REVIEW – In The Fog (2012)

InTheFogFilmJuice have my review of Sergei Loznitsa’s historical war movie In The Fog.

Based on a short story by the renowned Belarusian author Vasil’ Bykaw, In The Fog is a slow, moody and atmospheric exploration of what it was like to be alive during the Nazi invasion of Belarus. The film revolves around two childhood friends who are thrown into conflict when one is sent to execute the other on suspicion of aiding the Nazis and betraying his countrymen. While the film’s glacial pacing may initially help to introduce a note of tension, this tension soon dissipates once the film moves onto a more conventional character study… at which point it collapses into mind-boggling boredom:

While glacial pacing is quite common in European art cinema, the purpose of the long drawn-out pauses and shots of scenery is usually to draw attention to ambiguities and provide the audience with breathing space in which to reflect upon what it is that they have just seen on the screen. The problem with In The Fog is that while it may be littered with awkward pauses and shots of Belarusian forests, the film contains neither the ambiguity nor the complexity that might require these extended periods of contemplation. For example, the film’s opening sequences do a great job of establishing that the railway worker is a calm and noble man but rather than using that character’s flashback to explain or complicate his saintly demeanour, the film simply contents itself with re-iterating the same basic character beats: A man who is calm and noble in a forest is evidently just as calm and just as noble in a German prison cell. Had Loznitsa dared to introduce a note of ambiguity into either his plot or his characters then all of those (admittedly decorative) shots of Belarusian forests would have been welcome, instead they merely feel like padding. Loznitsa’s literal-mindedness is even more evident in the final act when he attempts to step back from his character studies and broaden the film’s themes out into a wider discussion of wartime morality. However, rather than introducing some fresh plot element that might have encouraged the audience to reflect upon the characters in a wider context, Loznitsa simply has his characters sit around in a forest wondering out loud about what their experiences say about the morality of war.

Readers with long memories will doubtless take this review as yet another chapter in the on-going epic known as Jonathan Complains Bitterly About the State of Arthouse film. Previous chapters can be found here, here and here. My problem with In The Fog is the same as my problem with many contemporary art house films: It is a beautiful dolt. It is easy to see that a goodly proportion of European art house directors working today have been deeply influenced by the great art house classics of the 1960s. However, rather than emulating L’Avventura‘s willingness to challenge norms and break rules, they emulate the style: The non-linear narrative, the ambiguous plot points, the extended pauses and thus what was once revolutionary is now little more than pastiche.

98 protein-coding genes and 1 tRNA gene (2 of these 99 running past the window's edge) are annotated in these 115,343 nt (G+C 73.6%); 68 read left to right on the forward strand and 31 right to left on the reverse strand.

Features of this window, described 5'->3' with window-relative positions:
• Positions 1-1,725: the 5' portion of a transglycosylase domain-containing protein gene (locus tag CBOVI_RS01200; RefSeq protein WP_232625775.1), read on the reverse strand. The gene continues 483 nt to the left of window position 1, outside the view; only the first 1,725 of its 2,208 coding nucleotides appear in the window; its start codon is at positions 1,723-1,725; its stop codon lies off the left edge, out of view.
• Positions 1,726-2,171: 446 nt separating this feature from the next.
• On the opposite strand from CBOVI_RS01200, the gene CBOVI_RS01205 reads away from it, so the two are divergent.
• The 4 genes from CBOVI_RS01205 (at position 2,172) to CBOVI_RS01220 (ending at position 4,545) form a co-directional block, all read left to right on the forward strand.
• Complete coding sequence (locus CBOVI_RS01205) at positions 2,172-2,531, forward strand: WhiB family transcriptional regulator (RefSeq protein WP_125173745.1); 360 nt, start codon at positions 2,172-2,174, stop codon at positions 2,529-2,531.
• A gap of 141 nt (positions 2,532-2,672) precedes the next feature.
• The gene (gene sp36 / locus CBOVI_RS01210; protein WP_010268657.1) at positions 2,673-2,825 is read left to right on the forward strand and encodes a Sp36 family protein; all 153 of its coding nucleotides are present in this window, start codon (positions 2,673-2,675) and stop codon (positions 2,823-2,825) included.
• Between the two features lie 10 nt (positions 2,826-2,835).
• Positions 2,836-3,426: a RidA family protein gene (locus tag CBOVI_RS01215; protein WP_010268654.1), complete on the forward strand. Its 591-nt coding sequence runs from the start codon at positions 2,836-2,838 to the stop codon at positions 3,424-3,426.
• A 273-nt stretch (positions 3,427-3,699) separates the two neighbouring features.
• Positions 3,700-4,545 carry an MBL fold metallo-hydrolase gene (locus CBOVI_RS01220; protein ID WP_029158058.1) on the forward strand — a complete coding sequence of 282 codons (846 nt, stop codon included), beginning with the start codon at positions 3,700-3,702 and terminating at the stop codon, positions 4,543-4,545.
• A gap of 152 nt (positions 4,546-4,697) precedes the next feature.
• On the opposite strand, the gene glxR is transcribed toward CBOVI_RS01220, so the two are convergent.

REVIEW – Burnt by the Sun 2 (2010)

Burnt_by_the_Sun_2FilmJuice have my review of Nikita Mikhalkov’s five-hour Second World War epic Burnt by the Sun 2.

Burnt by the Sun 2 is one of the most demented films that I have ever come across. Way back in 1994, Mikhalkov co-wrote, co-produced and directed an elegant historical drama named Burnt by the Sun. Set in the run-up to World War 2, the film tells of a complex love triangle comprising an aging hero of the Russian revolution, his beautiful young wife and a concert pianist who spent the revolution on the side of the White Russian aristocracy. Coming relatively soon after the break-up of the Soviet Union, Burnt by the Sun’s nuanced vision of Russian history brought not only considerable critical and commercial success but also the rare accomplishment of winning both an Oscar and a Palme D’Or.

Twenty years later and Mikhalkov has used the international success of Burnt by the Sun to re-invent himself as both a big budget film producer and the man who reportedly leads the institutions of Russian cinema in much the same way as Putin leads the institutions of Russian government. Reportedly one of the most expensive films in the history of Russian cinema, Burnt by the Sun 2 is:

Best described as a five-hour version of Saving Private Ryan directed by a Stalinist Michael Bay. The film opens by taking the complex web of political and personal betrayals described in the original Burnt by the Sun and reducing it down to someone attempting to drown Stalin in an enormous chocolate cake.

The comparison with Bay is quite deliberate as Burnt by the Sun 2 is not only a Russian attempt at making a Big Dumb Summer Blockbuster, it is a damn sight more entertaining than most of the Big Dumb Summer Blockbusters that have graced our screens in the last couple of years.